IMF may release loan tranches, despite missed inflation targetPublish date: 22-01-2010
The International Monetary Fund (IMF) will most likely release the next two tranches of the loan for Romania, though the country missed the inflation target set for last year, the head of the IMF mission that evaluates the stand-by accord, Jeffrey Franks announced yesterday, quoted by Mediafax.
"Now we are discussing transfer conditions for the third and fourth installments and I consider that we have very good prospects... Romania just slightly missed the inflation target" Jeffrey Franks said at the conclusion of a meeting with BNR Governor Mugur Isarescu.
On the other hand, the chief of IMF's mission does not anticipate major changes in Romania's economic growth forecast for this year, but considers possible even a decrease of this forecast. The IMF experts are still working on their analysis.
The mission has just arrived and it would be premature to make any comments now, Franks explained, adding that he does not anticipate major changes. There is always an interval around the central forecast, and economic growth could be above the estimated level, but it could also be under the 1.3 pc estimation, he added.
Speaking about economic growth, the IMF expert said the indicator will return on a positive trend, much faster and stronger, once Romania reaches macroeconomic stability. "Our role, at the IMF, is to help countries reach the macroeconomic stability and lay the ground for economic growth. Over short term, there is likely to see a small growth during the next months, but the economic advance will gain momentum toward the end of the year," Franks declared.
Asked whether he sees it possible that Romania does not need any further tranches of the loan, after the next two released by the International Monetary Fund, Franks answered it is the Romanian Government that has the final say.
"Countries decide if they want to borrow money from us, so it will be the government's decision to continue receiving tranches from the IMF, or get the money on its own," Franks said.
In his turn Finance Minister Sebastian Vladescu said yesterday evening that Romanian officials are discussion a 'revision' of the stand-by agreement. 'It is about several measures added to the existent ones. It is about a revision,' Vladescu said for Mediafax, without mentioning any details.
The last waiver: EUR 1.2 bln to reach the budget
The chief of the IMF mission for the evaluation of the accord with Romania also announced yesterday that no decision has been made yet on sending half of the next two tranches to the state budget, as this will be decided following talks in the coming days.
On the other hand, the secretary general of the Businessmen's Association of Romania (AOAR), Cristian Parvan pointed to the fact that the IMF mission did not come here to renegotiate the accord, but only to check how certain parameters are being met, 'Romania Libera' daily reports.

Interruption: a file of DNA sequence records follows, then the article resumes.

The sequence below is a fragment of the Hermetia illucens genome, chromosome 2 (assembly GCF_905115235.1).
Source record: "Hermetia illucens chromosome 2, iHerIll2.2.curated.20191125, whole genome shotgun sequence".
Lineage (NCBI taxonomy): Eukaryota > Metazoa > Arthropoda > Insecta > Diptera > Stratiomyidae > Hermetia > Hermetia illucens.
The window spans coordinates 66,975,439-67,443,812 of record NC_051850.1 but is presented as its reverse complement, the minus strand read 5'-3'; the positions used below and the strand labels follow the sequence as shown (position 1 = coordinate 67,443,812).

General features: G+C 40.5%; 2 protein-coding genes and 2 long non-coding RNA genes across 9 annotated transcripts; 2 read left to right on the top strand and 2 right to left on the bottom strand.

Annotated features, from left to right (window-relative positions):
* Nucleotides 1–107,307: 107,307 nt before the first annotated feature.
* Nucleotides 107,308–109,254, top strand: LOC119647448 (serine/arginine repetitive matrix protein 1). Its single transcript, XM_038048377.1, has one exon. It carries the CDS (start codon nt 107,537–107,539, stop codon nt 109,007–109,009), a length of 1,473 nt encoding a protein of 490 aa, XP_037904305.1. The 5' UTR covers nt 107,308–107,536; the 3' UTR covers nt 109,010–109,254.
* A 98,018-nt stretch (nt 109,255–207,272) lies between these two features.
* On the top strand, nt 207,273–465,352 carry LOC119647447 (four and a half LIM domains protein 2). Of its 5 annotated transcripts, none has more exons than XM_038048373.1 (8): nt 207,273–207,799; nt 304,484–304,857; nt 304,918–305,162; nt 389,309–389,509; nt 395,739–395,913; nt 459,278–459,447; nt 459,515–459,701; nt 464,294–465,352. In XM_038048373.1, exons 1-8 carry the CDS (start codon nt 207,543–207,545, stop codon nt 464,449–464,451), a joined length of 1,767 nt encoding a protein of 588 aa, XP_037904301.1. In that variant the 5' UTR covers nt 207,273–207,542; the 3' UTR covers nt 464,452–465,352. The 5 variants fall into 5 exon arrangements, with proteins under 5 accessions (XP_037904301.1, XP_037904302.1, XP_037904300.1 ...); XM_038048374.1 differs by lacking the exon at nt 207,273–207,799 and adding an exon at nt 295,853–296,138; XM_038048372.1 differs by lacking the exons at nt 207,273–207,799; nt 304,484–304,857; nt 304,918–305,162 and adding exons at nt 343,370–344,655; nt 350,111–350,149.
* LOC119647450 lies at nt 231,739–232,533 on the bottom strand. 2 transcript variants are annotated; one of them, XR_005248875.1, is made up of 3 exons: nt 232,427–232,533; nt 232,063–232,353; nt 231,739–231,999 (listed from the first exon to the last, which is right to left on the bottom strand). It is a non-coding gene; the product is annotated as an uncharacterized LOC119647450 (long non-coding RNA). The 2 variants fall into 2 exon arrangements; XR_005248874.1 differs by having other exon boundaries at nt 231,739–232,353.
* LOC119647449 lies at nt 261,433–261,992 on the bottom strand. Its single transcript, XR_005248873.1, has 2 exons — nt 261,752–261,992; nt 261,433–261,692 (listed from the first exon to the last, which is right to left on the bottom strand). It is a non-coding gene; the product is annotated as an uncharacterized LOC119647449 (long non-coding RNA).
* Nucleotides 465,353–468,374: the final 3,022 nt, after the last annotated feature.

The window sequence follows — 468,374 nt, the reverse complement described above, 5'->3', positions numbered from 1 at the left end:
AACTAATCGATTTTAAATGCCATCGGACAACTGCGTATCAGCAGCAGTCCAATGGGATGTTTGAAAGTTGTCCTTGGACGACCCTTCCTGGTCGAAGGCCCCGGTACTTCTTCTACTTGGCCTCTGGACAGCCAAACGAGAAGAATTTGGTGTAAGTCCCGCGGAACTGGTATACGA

"The visit of the IMF delegation to Bucharest does not have the target of renegotiating the stand-by accord, its only purpose is that the experts of the institution verify how stability conditions are being met," Parvan declared. The head of the IMF evaluation mission, Jeffrey Franks (photo) however warned this is the last time that Fund's money is also directed to the state budget. His warning referred to the decision on splitting the sum of EUR 2.3 bln, provided as cumulated loan installment, between BNR and Finance Ministry, the same as it happened with the second tranche.
"In 2010, Romania could follow the example of Hungary and renounce part of the money from the IMF," believes Adrian Vasilescu, counselor of the BNR Governor, quoted by Realitatea.net.
According to economic analyst Ilie Serbanescu, "using the loan tranches to cover the budget deficit is not provided by the IMF statute. Normally, the money from the IMF should integrally reach the Central Bank. Romania benefited from a waiver, allowing it to partly use the loan to cover the budget deficit."
WB sees 0.5 pc economic growth in 2010
The World Bank (WB) kept unchanged its forecast about a 0.5 pc economic growth in Romania during 2010, but revised upwards the forecast of the Gross Domestic Product (GDP) in 2011, from 2.5 pc to 4.2 pc, the institution writes in a report quoted by Mediafax. According to the report entitled 'Global Economic Prospects 2010,' the WB expects the current account deficit to reach 4.9 pc in 2010 and 5.5 pc next year. The data have been revised from last June, when the institution estimated a current account deficit of 7.5 pc for 2010 and 8.7 pc for 2011.
In Central and Eastern Europe, WB anticipates an economic growth of 1.3 pc for this year, followed by a GDP increase by 3.5 pc in 2011. At global level, though the peak of the financial crisis has passed, economic recovery is still frail and will slow toward the end of the year, WB experts warn. There are still problems on the financial market, and demand in the private sector is still hit by high unemployment.
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